You have chaired a four-day arbitration Appeal with 4 fellow arbitrators. The Hearing is over. The Award has been published. There is no S57 application. You have reached the end of the case.
Well, not quite because you still need to carry out an evaluation. And this is a struggle. Other work is pressing – you have documents to read, directions to issue, drafts to approve. And yet evaluation is such a valuable tool of reflective analysis. A variation of that famous cheeky question “How Was It For You?”
Were you in overall control of the reference?
Did you get the balance right between “leading” and “listening”
Did the admin interfere too much?
Were the Board members too active or too quiet?
Did you all read the papers and grasp the issues + the evidence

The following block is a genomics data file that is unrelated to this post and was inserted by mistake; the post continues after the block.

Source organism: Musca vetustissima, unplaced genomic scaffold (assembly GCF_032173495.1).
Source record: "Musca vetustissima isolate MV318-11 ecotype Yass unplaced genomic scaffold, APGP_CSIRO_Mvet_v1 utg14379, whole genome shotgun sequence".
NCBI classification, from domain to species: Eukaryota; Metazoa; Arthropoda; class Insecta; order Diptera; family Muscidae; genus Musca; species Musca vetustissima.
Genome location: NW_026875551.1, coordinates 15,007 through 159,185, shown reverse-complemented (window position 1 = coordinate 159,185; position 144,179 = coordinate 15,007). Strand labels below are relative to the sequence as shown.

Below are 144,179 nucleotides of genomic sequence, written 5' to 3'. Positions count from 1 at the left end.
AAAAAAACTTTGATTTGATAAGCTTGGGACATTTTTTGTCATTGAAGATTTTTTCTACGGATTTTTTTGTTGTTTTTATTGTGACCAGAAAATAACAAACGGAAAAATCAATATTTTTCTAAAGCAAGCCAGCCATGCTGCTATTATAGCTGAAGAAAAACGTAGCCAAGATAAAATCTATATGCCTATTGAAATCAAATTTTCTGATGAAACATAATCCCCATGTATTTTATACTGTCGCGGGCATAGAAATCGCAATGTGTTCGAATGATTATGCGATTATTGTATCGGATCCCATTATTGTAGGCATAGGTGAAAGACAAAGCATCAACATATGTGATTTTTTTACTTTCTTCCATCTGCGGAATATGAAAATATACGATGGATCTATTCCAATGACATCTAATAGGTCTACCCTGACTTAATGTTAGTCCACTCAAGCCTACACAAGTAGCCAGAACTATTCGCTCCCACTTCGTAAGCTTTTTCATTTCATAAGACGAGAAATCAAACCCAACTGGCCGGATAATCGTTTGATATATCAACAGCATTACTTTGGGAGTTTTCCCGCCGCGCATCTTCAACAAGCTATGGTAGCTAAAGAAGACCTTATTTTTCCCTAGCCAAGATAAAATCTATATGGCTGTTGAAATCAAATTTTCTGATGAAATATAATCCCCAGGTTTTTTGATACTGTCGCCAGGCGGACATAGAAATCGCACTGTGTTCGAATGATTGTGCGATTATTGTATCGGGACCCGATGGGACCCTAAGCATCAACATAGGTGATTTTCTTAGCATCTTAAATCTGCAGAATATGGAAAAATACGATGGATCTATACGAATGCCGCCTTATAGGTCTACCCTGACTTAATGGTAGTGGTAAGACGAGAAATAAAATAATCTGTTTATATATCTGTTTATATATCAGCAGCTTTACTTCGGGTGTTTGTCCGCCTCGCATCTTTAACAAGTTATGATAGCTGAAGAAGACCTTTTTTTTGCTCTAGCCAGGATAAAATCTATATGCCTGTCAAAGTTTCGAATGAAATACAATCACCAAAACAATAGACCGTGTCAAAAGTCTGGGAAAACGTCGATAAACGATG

Were your directions clear or confused?
Were you ahead of the parties or did you follow in their wake?
Did you get the best out of the Board?
If not, why not?
What could you have done differently?
Have you done right by the parties?
Does the loser know why he/she lost?
Have you maintained the standards of the appointing authority?
Many questions – but all valid. And all necessary. We need audits – for two reasons; first, to spot any errors to avoid repetition and, second, to keep our standards high. We are professionals doing a professional job. Self-improvement is essential if the service we provide is to be maintained.
And a final point – do not overlook the advantage that comes from peer group supervision. A kind of “best friend” initiative where you speak with a colleague and ask him/her to interrogate you. Quietly, confidentially but persistently identify each of the points. There is no better way to maintain and improve standards.
More on this Issue on 2 August 2021